The Bruins Get: LW Taylor Hall, C/RW Curtis Lazar

Hall, 29, is a star play-driving winger who can carry the puck through neutral ice and then pressure effectively on the forecheck but has had massive problems putting the puck in the net, scoring just two goals in 37 games this season. However, Hall is still pushing play in the right direction and can not possibly continue scoring on just 2.3% of his shots, as he has this season. Even for Hall, a player who is notably not an elite finisher, he has scored on 10.0% of his shots throughout his career so the Bruins should expect some statistical regression in their favor after making this deal. Hall’s defensive play has also declined in the past couple of seasons while playing for bad teams. The 2017 Hart Trophy winner needs to provide a more complete package to the Bruins.

Hall is going to be an unrestricted free agent in the summer and desperately needs a strong finish with Boston to help re-establish his value in the marketplace. The Bruins have forever been looking for wingers to complement David Krejci on the second line and that figures to be where Hall fits in Boston.

Lazar is a 25-year-old fourth-liner who does not score much – he has 19 points (10 G, 9 A) in 71 games with the Sabres going back to last season but he has also been a reliable checking forward for Buffalo. He is currently week-to-week with a lower-body injury but when healthy he can compete with Chris Wagner and Trent Frederic for playing time on Boston’s fourth line. Lazar is signed through next season with an $800,000 cap hit.

The Sabres Get: LW Anders Bjork and a second-round pick

Bjork, 24, is a reliable checking winger whose offensive contributions are rare. He has 39 points (16 G, 23 A) in 138 games for the Bruins over the past four seasons. Even if he is an asset defensively, that limited production does put a ceiling on what kind of impact he can have on the game.

Bjork has a cap hit of $1.6 million for the next two seasons. If he can skate in a regular third-line role for the Sabres that would at least be okay value. If his offensive contributions limit him to a fourth-line and penalty-killing role, that will not be great value.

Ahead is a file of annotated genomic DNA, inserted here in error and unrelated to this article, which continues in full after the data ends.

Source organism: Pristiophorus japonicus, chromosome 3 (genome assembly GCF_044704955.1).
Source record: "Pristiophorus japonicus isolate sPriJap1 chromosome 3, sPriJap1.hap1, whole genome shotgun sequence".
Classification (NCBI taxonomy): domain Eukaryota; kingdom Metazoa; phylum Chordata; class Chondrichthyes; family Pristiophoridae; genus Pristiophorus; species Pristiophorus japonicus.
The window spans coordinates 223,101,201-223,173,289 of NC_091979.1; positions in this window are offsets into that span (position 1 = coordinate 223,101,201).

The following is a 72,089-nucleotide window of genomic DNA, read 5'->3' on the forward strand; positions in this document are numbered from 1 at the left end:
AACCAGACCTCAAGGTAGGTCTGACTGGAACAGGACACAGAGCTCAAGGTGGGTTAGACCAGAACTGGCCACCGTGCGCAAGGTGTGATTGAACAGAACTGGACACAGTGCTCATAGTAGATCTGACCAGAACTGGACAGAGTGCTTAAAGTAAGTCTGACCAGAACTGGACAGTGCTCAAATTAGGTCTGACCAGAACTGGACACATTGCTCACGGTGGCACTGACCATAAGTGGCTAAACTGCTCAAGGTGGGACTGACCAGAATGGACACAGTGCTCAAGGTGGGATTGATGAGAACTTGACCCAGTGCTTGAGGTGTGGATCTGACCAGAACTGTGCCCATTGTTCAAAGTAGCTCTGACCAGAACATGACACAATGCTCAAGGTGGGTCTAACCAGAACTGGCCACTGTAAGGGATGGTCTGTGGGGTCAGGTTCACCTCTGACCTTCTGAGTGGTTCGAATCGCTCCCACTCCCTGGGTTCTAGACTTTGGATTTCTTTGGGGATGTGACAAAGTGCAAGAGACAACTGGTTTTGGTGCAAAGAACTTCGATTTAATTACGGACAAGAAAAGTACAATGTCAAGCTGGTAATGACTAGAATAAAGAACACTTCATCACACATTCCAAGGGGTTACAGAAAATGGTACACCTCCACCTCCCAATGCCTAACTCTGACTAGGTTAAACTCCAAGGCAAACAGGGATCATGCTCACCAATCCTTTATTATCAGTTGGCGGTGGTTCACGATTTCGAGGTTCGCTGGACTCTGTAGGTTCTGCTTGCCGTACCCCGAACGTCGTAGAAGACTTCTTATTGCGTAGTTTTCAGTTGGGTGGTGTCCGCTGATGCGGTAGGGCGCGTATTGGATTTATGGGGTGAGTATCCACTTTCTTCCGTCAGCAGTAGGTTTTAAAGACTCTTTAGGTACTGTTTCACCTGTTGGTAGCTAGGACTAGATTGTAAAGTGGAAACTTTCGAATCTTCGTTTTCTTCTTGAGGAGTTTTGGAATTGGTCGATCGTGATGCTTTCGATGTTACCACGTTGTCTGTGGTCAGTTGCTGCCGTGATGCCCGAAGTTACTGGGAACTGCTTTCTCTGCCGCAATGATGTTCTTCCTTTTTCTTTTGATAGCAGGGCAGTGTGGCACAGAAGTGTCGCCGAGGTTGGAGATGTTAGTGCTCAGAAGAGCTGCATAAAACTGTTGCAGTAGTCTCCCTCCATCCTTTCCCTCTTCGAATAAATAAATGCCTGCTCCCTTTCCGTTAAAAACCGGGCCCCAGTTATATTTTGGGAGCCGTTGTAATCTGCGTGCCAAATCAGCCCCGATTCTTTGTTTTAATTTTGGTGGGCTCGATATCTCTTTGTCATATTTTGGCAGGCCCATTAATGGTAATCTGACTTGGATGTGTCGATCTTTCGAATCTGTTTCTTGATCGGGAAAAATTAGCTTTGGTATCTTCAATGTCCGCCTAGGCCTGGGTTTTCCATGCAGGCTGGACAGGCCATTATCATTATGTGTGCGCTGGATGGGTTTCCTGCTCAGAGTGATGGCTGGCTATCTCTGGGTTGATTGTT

A pick in the second half of the second round brings about a one-in-three chance of yielding an NHL player. It’s something but it’s not a first-round pick and that should have been the starting point for a Hall trade if Nick Foligno and David Savard were commanding first-round picks.

Verdict: This is an entirely underwhelming return for Hall and some of that is his own fault because he has scored just two goals in 37 games and there are teams that can’t get past that but for a play-driving winger who has been going through a terrible run of percentages, he is a good bet to make for the Bruins and, at this price, it was a no-brainer. If Hall bounces back and has a big playoff run, other teams will look at this price and ask, “Why didn’t we do that?”


The Penguins Get: RW Jeff Carter

Carter is 36 years old and, naturally, his production has been declining. He has 19 points (8 G, 11 A) in 40 games but is scoring on 6.8% of his shots, his lowest shooting percentage since 2006-2007. Thing is, he still generates a lot of shots, 2.93 per game this season, and can still skate. I saw him chase down Minnesota’s star rookie Kirill Kaprizov on a breakaway last month, like Kaprizov had at least a couple of strides on Carter at the outset and Carter’s long stride just reeled him in.

If he can still skate like that, Carter could fit in the Penguins’ top six, where he would likely get better quality chances than he has been getting in Los Angeles in recent seasons.

The Kings are retaining half of Carter’s salary, which means that the Penguins are on the hook for a cap hit of $2.636 million through next season. He should provide some secondary offense and, if his percentages bounce back, could be a useful addition.

The Kings Get: A conditional third-round pick in 2022, and a conditional fourth-round pick in 2023

The value for the Kings is getting anything for Carter so that his contract is off the books. The Kings have a bunch of young forward prospects that will need opportunities to play this season and next so it was not ideal to have a 36-year-old forward blocking the path.

Verdict: I like the Kings side, willing to eat half of Carter’s remaining contract in order to get a deal done but it’s also a deal that opens up one prominent spot on their roster for a prospect to get some real minutes down the stretch. It’s not like it’s a bad deal for the Penguins. Carter can still play but I am more intrigued by what the Kings could do now that Carter has moved on than I am about the Penguins finding another potential scoring option on the wing.

I will have much more to come after the deadline, breaking down the winners and losers of the deals.